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It was just another day, until it wasn't

We talk about big life events because they remind us who we are and where we've been. In the Bible, the people of Isreal took stones from the Jordan River and placed them on the other side as a reminder to themselves and to their future generations of the protection God had given to them.

We have stories too. Past generations tell about where they were during the bombing of Pearl Harbor or the shooting of President Kennedy and we tell the story of where we were when the planes hit the World Trade Center. We talk about it because it connects us with other people.

In our family, the story we tell on September 11, isn't the same one everyone else is telling.

Eight years and one week ago, I was 38 weeks pregnant and despite my best efforts to lay in the right position and pray my daughter into the right direction, she was still breeched. The window for her to turn on her own was closing quickly. My first delivery of an 8 lb 5 oz boy was an easy one...well, as easy as pushing another human being out a hole the size of, well, you know, can be anyway. Six hours including one hour of pushing and my baby was in my arms. This time, they estimated the baby to be nearly two pounds smaller which meant one good sneeze and she would come flying out. Except for the whole breech thing.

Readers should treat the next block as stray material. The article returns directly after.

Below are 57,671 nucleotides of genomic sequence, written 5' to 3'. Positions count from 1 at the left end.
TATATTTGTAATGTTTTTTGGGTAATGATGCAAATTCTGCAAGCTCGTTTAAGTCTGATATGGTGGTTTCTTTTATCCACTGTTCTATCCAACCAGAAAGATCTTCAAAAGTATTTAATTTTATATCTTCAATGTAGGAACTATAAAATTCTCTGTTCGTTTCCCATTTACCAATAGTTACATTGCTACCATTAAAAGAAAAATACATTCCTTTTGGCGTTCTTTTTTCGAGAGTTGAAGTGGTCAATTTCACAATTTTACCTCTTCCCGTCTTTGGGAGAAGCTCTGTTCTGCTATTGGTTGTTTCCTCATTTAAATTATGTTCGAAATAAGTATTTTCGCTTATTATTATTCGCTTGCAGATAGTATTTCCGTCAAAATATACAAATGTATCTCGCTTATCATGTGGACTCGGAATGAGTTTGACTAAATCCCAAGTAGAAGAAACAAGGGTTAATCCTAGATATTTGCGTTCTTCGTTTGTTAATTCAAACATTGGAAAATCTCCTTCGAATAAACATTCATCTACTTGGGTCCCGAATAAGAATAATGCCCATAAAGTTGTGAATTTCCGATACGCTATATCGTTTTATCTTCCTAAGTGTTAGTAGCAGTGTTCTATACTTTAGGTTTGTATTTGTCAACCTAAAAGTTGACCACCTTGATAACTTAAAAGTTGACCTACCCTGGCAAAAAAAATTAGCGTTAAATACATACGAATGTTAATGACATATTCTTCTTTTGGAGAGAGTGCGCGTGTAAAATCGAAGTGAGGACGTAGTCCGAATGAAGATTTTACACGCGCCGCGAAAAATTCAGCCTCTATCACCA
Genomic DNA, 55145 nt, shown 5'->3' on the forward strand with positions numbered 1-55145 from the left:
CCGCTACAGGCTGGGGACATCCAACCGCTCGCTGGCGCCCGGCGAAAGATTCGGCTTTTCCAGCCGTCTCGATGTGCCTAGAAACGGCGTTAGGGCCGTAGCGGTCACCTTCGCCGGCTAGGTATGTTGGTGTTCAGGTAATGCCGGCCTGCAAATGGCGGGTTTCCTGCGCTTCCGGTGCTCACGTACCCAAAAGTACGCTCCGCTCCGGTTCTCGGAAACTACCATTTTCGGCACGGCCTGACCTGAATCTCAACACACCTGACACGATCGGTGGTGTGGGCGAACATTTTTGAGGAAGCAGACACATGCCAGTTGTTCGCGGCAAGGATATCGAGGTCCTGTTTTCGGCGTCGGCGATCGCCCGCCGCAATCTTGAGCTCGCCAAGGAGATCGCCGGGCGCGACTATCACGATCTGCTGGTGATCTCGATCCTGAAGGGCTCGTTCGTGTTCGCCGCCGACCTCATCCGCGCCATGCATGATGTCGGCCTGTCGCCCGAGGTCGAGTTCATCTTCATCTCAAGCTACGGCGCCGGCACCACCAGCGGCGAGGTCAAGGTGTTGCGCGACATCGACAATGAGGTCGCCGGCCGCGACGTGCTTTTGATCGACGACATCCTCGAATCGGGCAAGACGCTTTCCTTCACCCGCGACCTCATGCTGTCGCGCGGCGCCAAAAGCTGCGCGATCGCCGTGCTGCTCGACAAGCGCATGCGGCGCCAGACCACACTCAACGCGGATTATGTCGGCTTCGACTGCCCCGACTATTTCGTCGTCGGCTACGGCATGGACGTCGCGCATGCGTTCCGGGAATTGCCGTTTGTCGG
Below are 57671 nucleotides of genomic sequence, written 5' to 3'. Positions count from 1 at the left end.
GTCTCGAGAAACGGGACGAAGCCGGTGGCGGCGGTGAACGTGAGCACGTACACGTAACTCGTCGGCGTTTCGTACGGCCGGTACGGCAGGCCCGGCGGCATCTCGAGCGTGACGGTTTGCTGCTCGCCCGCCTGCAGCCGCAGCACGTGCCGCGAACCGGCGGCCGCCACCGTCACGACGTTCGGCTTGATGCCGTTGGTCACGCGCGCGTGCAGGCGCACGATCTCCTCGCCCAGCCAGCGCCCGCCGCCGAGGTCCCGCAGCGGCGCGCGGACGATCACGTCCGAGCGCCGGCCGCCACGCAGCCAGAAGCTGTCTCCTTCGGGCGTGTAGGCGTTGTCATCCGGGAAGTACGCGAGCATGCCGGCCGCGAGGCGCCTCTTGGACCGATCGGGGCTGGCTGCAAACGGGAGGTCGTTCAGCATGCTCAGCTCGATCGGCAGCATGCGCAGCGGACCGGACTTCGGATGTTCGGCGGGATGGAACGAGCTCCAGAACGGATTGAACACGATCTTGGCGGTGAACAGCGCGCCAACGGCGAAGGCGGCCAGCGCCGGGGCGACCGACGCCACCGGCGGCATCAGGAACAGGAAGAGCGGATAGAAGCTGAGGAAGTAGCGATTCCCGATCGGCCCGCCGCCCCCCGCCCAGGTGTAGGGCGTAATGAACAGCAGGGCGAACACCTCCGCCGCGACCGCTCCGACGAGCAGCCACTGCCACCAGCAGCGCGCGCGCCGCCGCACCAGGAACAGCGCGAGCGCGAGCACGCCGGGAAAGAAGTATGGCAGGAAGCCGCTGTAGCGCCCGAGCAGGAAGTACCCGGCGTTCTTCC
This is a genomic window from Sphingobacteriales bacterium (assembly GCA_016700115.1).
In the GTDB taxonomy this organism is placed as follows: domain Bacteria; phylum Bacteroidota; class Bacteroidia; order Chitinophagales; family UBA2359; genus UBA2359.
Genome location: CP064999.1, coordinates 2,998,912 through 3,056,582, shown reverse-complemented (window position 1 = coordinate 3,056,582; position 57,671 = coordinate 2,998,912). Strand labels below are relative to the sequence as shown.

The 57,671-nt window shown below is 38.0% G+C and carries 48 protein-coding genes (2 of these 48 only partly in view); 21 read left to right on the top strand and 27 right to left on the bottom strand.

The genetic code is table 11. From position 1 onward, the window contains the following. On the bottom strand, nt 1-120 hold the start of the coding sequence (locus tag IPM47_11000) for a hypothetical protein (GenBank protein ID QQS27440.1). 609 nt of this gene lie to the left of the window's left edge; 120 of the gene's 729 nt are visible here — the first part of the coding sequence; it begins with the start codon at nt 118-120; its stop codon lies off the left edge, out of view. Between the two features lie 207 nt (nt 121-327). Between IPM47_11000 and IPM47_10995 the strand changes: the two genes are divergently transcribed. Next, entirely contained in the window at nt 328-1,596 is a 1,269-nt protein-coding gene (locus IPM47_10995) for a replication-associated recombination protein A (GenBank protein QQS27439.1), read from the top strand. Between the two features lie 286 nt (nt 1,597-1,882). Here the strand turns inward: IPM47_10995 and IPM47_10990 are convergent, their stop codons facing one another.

Based on my history, my doctor was working hard to convince me to let him turn her manually and then immediately induce labor. My major hang up was that in the few months prior two acquaintances lost babies during delivery. My fear level nearly matched my hormone level. The more he talked the more I was scared to death something would happen to this precious life inside of me. So I did what any 9 months pregnant woman would do.

I cried.

That poor doctor. He had no tissue in the exam room so he offered me the only thing he did have, gauze. There I sat, half-dressed, wearing the exam gown, ugly crying and blowing my snot into gauze. It was every bit as glamorous as it sounds.

My doctor did the only thing he knew to do. He offered the next option, a c-section, and suggested I return the next week with my husband so we could discuss the surgery. He realized he would get no where with me. Between the hormones and fear and the fact that I had gestational diabetes and hadn't eaten cake in two months, he was fighting a losing battle of sanity with me.

He offered to the schedule the c-section for the next Friday. My immediate question was, "Isn't that September 11?"

To which he responded, "Yes, but it's just another day."

He was wrong. It isn't just another day.

It's my daughter's birthday.

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